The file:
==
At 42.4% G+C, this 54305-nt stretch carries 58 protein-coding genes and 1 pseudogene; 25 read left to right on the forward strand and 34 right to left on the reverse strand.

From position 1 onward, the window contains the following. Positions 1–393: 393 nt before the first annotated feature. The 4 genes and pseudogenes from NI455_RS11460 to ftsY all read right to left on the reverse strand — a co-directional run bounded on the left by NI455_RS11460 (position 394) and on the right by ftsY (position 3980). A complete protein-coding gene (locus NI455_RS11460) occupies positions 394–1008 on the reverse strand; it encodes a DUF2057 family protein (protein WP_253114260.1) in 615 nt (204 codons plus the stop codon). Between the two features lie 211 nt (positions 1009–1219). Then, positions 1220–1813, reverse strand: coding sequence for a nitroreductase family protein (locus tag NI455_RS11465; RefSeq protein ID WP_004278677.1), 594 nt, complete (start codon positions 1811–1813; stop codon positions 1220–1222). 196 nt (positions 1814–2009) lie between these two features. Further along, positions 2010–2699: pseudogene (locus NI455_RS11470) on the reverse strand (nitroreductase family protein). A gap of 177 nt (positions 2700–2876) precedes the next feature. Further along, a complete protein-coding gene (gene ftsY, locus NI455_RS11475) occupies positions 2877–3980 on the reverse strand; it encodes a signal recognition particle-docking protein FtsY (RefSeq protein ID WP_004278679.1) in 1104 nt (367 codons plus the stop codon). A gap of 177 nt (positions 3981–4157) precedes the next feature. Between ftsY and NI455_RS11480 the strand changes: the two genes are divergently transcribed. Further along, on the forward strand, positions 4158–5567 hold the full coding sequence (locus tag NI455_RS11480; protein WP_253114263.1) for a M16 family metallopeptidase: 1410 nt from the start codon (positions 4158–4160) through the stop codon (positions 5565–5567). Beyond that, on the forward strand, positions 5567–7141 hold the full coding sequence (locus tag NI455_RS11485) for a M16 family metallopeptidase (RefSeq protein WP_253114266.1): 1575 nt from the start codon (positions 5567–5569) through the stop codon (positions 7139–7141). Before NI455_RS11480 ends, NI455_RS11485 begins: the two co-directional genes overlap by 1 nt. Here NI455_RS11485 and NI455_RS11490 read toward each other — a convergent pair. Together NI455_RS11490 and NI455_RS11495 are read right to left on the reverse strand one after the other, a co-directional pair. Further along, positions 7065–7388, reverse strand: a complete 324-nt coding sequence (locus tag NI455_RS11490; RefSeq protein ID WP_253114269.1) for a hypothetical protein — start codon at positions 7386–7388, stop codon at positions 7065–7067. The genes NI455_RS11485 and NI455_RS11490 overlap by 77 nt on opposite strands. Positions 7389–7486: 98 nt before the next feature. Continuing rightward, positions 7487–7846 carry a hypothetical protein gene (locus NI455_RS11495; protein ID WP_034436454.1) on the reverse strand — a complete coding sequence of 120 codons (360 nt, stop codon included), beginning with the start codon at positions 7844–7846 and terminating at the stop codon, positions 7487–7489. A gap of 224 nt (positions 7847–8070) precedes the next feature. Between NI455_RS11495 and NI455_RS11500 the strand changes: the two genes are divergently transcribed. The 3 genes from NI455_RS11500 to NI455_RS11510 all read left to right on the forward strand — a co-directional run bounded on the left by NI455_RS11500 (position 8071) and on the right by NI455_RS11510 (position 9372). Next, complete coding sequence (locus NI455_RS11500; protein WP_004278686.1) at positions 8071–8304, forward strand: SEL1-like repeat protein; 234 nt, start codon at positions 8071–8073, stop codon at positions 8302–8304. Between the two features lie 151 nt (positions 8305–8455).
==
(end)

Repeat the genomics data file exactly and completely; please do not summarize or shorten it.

At 42.4% G+C, this 54305-nt stretch carries 58 protein-coding genes and 1 pseudogene; 25 read left to right on the forward strand and 34 right to left on the reverse strand.

From position 1 onward, the window contains the following. Positions 1–393: 393 nt before the first annotated feature. The 4 genes and pseudogenes from NI455_RS11460 to ftsY all read right to left on the reverse strand — a co-directional run bounded on the left by NI455_RS11460 (position 394) and on the right by ftsY (position 3980). A complete protein-coding gene (locus NI455_RS11460) occupies positions 394–1008 on the reverse strand; it encodes a DUF2057 family protein (protein WP_253114260.1) in 615 nt (204 codons plus the stop codon). Between the two features lie 211 nt (positions 1009–1219). Then, positions 1220–1813, reverse strand: coding sequence for a nitroreductase family protein (locus tag NI455_RS11465; RefSeq protein ID WP_004278677.1), 594 nt, complete (start codon positions 1811–1813; stop codon positions 1220–1222). 196 nt (positions 1814–2009) lie between these two features. Further along, positions 2010–2699: pseudogene (locus NI455_RS11470) on the reverse strand (nitroreductase family protein). A gap of 177 nt (positions 2700–2876) precedes the next feature. Further along, a complete protein-coding gene (gene ftsY, locus NI455_RS11475) occupies positions 2877–3980 on the reverse strand; it encodes a signal recognition particle-docking protein FtsY (RefSeq protein ID WP_004278679.1) in 1104 nt (367 codons plus the stop codon). A gap of 177 nt (positions 3981–4157) precedes the next feature. Between ftsY and NI455_RS11480 the strand changes: the two genes are divergently transcribed. Further along, on the forward strand, positions 4158–5567 hold the full coding sequence (locus tag NI455_RS11480; protein WP_253114263.1) for a M16 family metallopeptidase: 1410 nt from the start codon (positions 4158–4160) through the stop codon (positions 5565–5567). Beyond that, on the forward strand, positions 5567–7141 hold the full coding sequence (locus tag NI455_RS11485) for a M16 family metallopeptidase (RefSeq protein WP_253114266.1): 1575 nt from the start codon (positions 5567–5569) through the stop codon (positions 7139–7141). Before NI455_RS11480 ends, NI455_RS11485 begins: the two co-directional genes overlap by 1 nt. Here NI455_RS11485 and NI455_RS11490 read toward each other — a convergent pair. Together NI455_RS11490 and NI455_RS11495 are read right to left on the reverse strand one after the other, a co-directional pair. Further along, positions 7065–7388, reverse strand: a complete 324-nt coding sequence (locus tag NI455_RS11490; RefSeq protein ID WP_253114269.1) for a hypothetical protein — start codon at positions 7386–7388, stop codon at positions 7065–7067. The genes NI455_RS11485 and NI455_RS11490 overlap by 77 nt on opposite strands. Positions 7389–7486: 98 nt before the next feature. Continuing rightward, positions 7487–7846 carry a hypothetical protein gene (locus NI455_RS11495; protein ID WP_034436454.1) on the reverse strand — a complete coding sequence of 120 codons (360 nt, stop codon included), beginning with the start codon at positions 7844–7846 and terminating at the stop codon, positions 7487–7489. A gap of 224 nt (positions 7847–8070) precedes the next feature. Between NI455_RS11495 and NI455_RS11500 the strand changes: the two genes are divergently transcribed. The 3 genes from NI455_RS11500 to NI455_RS11510 all read left to right on the forward strand — a co-directional run bounded on the left by NI455_RS11500 (position 8071) and on the right by NI455_RS11510 (position 9372). Next, complete coding sequence (locus NI455_RS11500; protein WP_004278686.1) at positions 8071–8304, forward strand: SEL1-like repeat protein; 234 nt, start codon at positions 8071–8073, stop codon at positions 8302–8304. Between the two features lie 151 nt (positions 8305–8455).